Health care companies led stocks lower on Wall Street Monday as investors waited for more details on reports that the U.S. and China are moving closer to a deal to resolve their costly trade dispute.
The sell-off was most pronounced in sectors that have shown strong gains over the last two months, including health care and technology. Financial stocks also took heavy losses.
The world’s two largest economies have pulled back from an immediate escalation of their damaging trade war since they started negotiating last month. President Donald Trump postponed a deadline for raising tariffs on more Chinese goods, citing progress in a series of talks.
The S&P 500 index dropped 10.88 points, or 0.4 percent, to 2,792.81. The index, a benchmark for many mutual funds, is still up 11.4 percent so far this year.
The Dow Jones Industrial Average fell 206.67 points, or 0.8 percent, to 25,819.65. The average was briefly down more than 414 points.
The Nasdaq composite lost 17.79 points, or 0.2 percent, to 7,577.57. The Russell 2000 index of smaller companies gave up 14.20 points, or 0.9 percent, to 1,575.44.
Major indexes in Europe finished mostly higher.
The Commerce Department said construction spending edged down 0.6 percent in December amid declines in residential construction and government projects. Even with the December setback, construction spending for all of 2018 reached record levels, though it was the smallest increase seven years.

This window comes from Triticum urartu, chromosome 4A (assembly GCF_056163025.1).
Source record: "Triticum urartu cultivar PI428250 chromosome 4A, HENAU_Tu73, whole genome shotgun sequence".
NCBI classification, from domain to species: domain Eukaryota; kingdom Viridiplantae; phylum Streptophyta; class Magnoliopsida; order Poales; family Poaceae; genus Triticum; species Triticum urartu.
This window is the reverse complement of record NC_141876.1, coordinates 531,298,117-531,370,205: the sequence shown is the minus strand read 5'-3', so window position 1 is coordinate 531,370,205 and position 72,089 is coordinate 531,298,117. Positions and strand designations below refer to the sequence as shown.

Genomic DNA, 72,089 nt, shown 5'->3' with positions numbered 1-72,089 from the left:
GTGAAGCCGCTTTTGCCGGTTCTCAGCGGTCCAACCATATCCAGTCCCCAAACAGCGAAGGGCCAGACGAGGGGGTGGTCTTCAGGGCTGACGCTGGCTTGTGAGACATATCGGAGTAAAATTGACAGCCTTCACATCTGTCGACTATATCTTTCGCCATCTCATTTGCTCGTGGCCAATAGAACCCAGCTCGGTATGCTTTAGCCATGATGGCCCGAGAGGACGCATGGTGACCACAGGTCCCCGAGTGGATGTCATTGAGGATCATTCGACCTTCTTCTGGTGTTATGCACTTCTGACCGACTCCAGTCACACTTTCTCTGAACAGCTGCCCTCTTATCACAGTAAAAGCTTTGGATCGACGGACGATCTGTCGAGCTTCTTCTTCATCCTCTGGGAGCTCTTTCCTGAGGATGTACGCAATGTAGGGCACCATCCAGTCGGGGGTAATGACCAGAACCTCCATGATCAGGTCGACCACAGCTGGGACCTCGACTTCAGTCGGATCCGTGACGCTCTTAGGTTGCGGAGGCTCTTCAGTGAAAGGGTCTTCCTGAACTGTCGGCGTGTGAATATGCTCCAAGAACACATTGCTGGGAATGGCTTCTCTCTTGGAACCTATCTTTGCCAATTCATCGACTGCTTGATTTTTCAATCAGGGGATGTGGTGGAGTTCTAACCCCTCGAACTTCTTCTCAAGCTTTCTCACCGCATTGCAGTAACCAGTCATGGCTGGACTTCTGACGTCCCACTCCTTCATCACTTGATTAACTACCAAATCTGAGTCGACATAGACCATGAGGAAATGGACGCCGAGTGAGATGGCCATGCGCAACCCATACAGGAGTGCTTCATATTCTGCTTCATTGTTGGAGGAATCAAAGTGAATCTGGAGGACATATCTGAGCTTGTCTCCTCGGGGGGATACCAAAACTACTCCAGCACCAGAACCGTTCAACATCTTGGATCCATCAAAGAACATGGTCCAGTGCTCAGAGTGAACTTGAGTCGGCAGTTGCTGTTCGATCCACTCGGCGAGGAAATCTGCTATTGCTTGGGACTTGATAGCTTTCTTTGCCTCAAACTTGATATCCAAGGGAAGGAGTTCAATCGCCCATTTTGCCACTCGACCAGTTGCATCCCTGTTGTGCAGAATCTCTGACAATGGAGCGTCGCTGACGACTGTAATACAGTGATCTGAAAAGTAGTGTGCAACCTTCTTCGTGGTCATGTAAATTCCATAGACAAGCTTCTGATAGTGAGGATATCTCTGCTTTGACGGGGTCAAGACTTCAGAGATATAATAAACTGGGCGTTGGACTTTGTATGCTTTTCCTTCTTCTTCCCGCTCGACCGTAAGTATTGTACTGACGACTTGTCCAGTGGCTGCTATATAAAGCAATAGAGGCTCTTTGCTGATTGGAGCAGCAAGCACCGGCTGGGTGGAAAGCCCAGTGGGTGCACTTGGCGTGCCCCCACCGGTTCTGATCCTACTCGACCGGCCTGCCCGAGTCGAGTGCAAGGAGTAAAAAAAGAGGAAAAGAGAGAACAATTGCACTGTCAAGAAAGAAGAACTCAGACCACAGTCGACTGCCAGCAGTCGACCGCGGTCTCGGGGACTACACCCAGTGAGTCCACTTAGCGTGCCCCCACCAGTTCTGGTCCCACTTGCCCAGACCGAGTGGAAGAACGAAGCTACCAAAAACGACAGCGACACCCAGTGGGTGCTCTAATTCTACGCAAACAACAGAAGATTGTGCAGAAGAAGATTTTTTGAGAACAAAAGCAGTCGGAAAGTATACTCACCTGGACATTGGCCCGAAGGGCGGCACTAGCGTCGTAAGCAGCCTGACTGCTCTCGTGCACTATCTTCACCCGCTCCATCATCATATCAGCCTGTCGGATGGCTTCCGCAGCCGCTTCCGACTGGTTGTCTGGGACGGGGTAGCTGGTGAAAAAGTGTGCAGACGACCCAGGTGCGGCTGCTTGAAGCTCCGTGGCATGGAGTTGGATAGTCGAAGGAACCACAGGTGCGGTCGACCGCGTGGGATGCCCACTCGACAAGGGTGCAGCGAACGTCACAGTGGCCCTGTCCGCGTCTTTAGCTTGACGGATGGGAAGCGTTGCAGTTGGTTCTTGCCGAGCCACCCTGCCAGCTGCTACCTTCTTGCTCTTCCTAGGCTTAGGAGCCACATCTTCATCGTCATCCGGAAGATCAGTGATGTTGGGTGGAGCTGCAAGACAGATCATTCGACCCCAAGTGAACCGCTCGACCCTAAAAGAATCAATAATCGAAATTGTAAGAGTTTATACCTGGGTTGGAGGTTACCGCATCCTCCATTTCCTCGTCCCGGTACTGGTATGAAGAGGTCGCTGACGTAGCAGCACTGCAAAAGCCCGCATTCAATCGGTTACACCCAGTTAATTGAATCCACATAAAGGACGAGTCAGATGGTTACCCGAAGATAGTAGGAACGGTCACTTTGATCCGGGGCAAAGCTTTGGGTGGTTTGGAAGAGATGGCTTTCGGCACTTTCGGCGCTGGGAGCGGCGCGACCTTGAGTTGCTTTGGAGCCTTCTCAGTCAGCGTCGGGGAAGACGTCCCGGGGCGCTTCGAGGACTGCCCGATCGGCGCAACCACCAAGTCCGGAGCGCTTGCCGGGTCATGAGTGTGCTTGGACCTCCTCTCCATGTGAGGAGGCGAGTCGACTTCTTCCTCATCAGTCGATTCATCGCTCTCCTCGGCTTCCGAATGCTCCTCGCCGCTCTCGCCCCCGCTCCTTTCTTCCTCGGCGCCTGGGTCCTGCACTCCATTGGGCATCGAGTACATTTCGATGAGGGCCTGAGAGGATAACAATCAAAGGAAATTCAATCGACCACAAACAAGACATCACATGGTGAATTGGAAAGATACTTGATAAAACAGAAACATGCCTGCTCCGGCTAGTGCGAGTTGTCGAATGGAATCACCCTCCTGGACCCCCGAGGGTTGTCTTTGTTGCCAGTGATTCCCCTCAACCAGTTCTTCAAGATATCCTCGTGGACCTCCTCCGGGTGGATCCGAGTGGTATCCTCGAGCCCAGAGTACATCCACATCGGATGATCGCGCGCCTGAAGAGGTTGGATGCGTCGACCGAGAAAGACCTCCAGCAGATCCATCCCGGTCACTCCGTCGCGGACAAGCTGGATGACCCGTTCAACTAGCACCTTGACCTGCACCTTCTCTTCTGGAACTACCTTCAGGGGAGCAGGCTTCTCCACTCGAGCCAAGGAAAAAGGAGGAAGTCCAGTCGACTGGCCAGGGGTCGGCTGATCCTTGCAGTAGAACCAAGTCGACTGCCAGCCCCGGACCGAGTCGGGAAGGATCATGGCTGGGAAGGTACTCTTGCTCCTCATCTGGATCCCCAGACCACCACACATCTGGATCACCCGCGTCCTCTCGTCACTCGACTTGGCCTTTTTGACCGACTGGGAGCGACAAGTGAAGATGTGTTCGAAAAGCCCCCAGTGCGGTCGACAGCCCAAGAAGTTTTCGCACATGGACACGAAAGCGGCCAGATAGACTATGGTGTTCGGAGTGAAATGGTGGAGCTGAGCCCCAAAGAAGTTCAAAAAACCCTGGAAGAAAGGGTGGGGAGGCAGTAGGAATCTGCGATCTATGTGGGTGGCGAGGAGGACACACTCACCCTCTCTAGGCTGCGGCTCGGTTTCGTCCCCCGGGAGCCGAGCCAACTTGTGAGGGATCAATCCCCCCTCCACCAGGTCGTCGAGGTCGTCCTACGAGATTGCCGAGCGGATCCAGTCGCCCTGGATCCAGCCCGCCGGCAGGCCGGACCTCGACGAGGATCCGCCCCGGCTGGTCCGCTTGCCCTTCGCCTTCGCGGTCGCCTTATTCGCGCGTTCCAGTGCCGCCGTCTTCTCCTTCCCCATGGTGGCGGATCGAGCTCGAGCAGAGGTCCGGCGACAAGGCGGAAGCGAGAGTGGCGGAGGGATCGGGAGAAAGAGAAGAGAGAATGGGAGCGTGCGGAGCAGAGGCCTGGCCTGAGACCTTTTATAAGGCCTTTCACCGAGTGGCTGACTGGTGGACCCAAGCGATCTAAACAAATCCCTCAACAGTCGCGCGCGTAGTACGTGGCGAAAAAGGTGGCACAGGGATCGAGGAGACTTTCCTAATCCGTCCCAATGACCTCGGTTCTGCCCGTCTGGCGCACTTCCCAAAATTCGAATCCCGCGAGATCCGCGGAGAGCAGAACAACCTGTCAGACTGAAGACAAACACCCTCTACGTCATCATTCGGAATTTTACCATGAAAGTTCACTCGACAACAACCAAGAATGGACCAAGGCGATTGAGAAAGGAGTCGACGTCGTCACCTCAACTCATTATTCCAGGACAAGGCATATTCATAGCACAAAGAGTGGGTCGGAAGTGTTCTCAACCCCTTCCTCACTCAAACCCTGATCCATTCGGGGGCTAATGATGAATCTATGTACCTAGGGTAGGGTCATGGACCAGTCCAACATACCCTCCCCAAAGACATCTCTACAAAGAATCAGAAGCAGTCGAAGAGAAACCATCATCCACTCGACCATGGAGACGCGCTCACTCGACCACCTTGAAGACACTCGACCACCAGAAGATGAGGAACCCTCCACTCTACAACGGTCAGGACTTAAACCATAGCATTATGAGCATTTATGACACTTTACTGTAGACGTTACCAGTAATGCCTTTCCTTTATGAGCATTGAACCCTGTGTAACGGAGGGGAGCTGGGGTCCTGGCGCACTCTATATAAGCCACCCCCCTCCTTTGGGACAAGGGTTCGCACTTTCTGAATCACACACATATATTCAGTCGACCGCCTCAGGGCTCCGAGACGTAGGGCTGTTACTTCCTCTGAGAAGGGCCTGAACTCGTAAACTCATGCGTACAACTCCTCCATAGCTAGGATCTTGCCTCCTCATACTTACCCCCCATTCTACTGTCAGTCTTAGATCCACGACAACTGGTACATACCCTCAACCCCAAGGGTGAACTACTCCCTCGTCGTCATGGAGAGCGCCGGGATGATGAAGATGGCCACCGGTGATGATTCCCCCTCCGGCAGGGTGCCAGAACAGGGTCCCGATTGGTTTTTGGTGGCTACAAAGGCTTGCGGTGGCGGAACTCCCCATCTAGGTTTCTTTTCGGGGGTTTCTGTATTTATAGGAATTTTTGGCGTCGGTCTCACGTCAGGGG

The construction spending report was good news for homebuilders, which bucked the broader market trend. PulteGroup climbed 3.5 percent, while D.R. Horton rose 3.1 percent.
Technology companies and banks also fell. Salesforce.com sank 3.7 percent and Charles Schwab lost 2.5 percent.
AT&T dropped 2.7 percent on news the telecom company is reorganizing its WarnerMedia unit, which includes HBO and Warner Bros.
Children’s clothing retailer Children’s Place gave investors a dismal forecast after reporting a disappointing fourth quarter. The stock skidded 10.3 percent.
The main issue is competition from dying competitors holding liquidation sales. Rivals Gymboree and Crazy 8 stores have been in the process of shutting down, which means liquidation sales and better deals for shoppers.
Traders bid up shares in gene therapy developer Nightstar Therapeutics 66.1 percent after biotech giant Biogen offered to buy it for $877 million in cash. Nightstar is developing treatments for rare eye conditions.
U.S. crude rose 1.4 percent to settle at $56.59 a barrel in New York. Brent crude, used to price international oils, gained 0.9 percent to close at $65.67 a barrel in London.
Bond prices rose. The yield on the 10-year Treasury note fell to 2.73 percent from 2.75 percent late Monday.
The dollar fell to 111.94 yen from 112.01 yen on Friday. The euro weakened to $1.1325 from $1.1357.
Gold fell 0.9 percent to $1,287.50 an ounce. Silver dropped 1 percent to $15.11 an ounce. Copper declined 0.8 percent to $2.91 a pound.
In other energy futures trading, wholesale gasoline climbed 1.1 percent to $1.75 a gallon. Heating oil added 0.7 percent to $2.01 a gallon. Natural gas slid 0.1 percent to $2.86 per 1,000 cubic feet.